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Tuesday, 23 October 2018

The evolution of publishing outsourcing and what it means for you

Publishing outsourcing is changing. Vendors overseas have upskilled and now take a management role – finding and managing freelancers. Kathryn Munt explains what this means for you.

Outsourcing is not new to the UK’s publishing industry. Editorial 1 work has been undertaken by freelancers for many years, especially the work that requires subject matter expertise. When it comes to outsourcing to vendors overseas, printing was placed offshore almost four decades ago, and that was soon followed by production work.

More recently we’ve experienced a change in the way that outsourcing editorial work is being carried out: some of the offshore vendors are now managing the work.

What is driving this change?

In part, digital technologies are taking priority over the traditional solutions and publishers need greater profit margins to reinvest in their business:

‘’The publishing industry is going through a unique transition. Technology-enhanced content has the power to change how we read and learn … Consumers want content ‘on the fly’, in smaller bytes, interlinked … content creators have been and need to catch up … Consumer usage patterns are constantly evolving so content needs to evolve at the same pace as the platforms.’’ Uday Majithia, assistant VP technology services, Impelsys, in Publisher’s Weekly, August 2018

A second reason is the consolidation that we have experienced in UK publishing whereby smaller independent publishers have been acquired by larger firms who are accountable to shareholders:

‘’For small and university publishers to constantly up-skill their teams to keep pace with changing consumer needs and newer technologies, while consistently producing high-quality, high-impact publications without increasing the budget or the resources … is a big hurdle.’’ Ravi Venkataramani, CEO, Exeter Premedia Services, in Publisher’s Weekly, August 2018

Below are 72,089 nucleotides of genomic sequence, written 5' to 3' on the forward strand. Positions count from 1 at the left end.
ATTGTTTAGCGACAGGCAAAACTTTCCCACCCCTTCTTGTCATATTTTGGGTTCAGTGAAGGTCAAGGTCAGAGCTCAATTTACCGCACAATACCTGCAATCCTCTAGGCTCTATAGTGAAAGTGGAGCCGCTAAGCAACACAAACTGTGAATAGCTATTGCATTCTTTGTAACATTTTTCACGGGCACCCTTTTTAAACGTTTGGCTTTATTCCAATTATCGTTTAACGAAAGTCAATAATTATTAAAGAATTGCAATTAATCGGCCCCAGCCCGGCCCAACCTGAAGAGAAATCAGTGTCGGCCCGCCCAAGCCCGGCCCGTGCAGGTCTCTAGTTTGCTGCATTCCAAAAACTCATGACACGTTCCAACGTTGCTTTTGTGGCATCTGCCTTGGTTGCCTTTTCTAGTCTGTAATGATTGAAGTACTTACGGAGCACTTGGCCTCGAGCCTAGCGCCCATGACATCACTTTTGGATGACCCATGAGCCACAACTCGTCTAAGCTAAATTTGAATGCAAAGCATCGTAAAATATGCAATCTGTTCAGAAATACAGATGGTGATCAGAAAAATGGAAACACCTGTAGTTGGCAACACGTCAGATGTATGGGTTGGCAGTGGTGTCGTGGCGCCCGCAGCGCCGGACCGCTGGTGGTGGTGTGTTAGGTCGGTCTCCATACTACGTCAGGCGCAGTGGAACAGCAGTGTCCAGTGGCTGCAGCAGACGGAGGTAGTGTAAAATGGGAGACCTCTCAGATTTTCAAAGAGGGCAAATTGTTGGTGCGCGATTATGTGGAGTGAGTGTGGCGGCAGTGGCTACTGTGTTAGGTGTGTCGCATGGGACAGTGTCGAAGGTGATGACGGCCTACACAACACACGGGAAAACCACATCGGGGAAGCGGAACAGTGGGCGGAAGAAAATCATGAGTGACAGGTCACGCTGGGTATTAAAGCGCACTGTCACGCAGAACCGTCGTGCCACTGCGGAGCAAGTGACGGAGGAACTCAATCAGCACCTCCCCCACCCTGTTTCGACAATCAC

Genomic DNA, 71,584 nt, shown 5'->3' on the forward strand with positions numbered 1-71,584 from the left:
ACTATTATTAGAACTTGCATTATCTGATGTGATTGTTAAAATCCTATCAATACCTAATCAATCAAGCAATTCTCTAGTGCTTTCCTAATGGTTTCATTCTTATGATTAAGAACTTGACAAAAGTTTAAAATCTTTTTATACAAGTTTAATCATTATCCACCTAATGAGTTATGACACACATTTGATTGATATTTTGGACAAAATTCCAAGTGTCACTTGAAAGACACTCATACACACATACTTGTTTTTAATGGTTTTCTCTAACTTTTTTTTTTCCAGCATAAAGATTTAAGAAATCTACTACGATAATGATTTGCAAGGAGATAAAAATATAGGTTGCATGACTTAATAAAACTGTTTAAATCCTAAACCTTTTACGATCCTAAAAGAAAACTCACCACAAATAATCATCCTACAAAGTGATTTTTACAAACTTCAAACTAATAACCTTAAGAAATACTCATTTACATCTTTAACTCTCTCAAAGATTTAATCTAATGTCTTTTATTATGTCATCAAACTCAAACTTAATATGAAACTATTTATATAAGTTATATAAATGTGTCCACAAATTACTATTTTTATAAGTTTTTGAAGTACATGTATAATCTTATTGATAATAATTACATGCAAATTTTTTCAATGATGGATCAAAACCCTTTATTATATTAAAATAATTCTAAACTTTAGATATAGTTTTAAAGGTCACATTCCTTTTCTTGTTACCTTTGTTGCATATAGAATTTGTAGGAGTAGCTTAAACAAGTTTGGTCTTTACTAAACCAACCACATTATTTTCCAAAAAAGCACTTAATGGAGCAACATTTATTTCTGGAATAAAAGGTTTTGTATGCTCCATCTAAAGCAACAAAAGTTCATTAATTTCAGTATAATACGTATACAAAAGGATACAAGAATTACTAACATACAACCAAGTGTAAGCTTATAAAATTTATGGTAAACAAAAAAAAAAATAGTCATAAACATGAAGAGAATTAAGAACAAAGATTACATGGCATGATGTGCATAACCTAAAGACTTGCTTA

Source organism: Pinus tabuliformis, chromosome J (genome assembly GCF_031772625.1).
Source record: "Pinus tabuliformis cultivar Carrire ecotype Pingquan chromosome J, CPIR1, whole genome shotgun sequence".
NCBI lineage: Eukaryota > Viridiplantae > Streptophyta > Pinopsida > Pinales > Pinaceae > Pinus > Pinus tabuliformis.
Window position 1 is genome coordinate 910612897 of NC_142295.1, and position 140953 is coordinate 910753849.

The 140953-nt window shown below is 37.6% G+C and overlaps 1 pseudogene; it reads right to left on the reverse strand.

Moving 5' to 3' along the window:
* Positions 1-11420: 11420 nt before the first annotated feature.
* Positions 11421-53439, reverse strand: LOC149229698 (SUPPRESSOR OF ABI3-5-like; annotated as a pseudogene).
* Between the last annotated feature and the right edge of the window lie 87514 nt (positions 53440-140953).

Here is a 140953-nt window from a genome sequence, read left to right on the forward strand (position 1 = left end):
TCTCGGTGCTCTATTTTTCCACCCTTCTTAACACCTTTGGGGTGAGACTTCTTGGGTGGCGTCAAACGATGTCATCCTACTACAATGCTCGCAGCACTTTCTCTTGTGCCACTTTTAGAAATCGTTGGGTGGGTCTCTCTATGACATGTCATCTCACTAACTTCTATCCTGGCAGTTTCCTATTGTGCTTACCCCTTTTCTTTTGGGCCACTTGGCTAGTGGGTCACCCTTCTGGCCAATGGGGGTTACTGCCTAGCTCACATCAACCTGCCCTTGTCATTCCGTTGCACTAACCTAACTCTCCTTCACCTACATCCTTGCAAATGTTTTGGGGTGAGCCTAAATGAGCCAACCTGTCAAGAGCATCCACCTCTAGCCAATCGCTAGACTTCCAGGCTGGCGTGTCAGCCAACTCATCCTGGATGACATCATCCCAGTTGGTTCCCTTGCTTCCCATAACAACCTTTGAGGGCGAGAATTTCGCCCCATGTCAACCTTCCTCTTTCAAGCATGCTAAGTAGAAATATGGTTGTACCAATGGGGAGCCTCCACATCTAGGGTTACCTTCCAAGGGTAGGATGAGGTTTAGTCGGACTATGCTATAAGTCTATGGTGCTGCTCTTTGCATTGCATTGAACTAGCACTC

These financial pressures have led publishers to scrutinise their operational costs, and consequently the management of freelance editorial work is shifting to an outsourced model.

The offshore vendors who have traditionally provided production services have been developing their capabilities and resources for content and editorial work to be able to take on this management work. Editorial work is now being placed with these vendors, who in turn contract and manage the freelancers. The model is already well established in the USA and many vendors have opened offices locally to be closer to the customers and to have better access to the freelancer base.

Another factor driving this change is the ‘redefining’ of publishing. McGraw Hill as a learning science company; as a learning company and Cengage is ‘an educational content, technology and services company.’ These publishers are placing their in-house focus on customer engagement, market research, concept development, brand management and customer experience, and are placing the ‘publishing work’ with third parties contracted to take on ‘full-service activity’; that is, much of the publishing work.

What does this mean for the freelance community in the UK?

My recent discussions with publishers indicate that this trend is not going to revert. Some publishers have commented that they will now work only with those freelancers who are contracted via their preferred vendor partners.

At a meeting with one of the main offshore vendors 2 providing editorial services to UK publishers, I asked what their expectations of freelancers were. Here are some of the replies: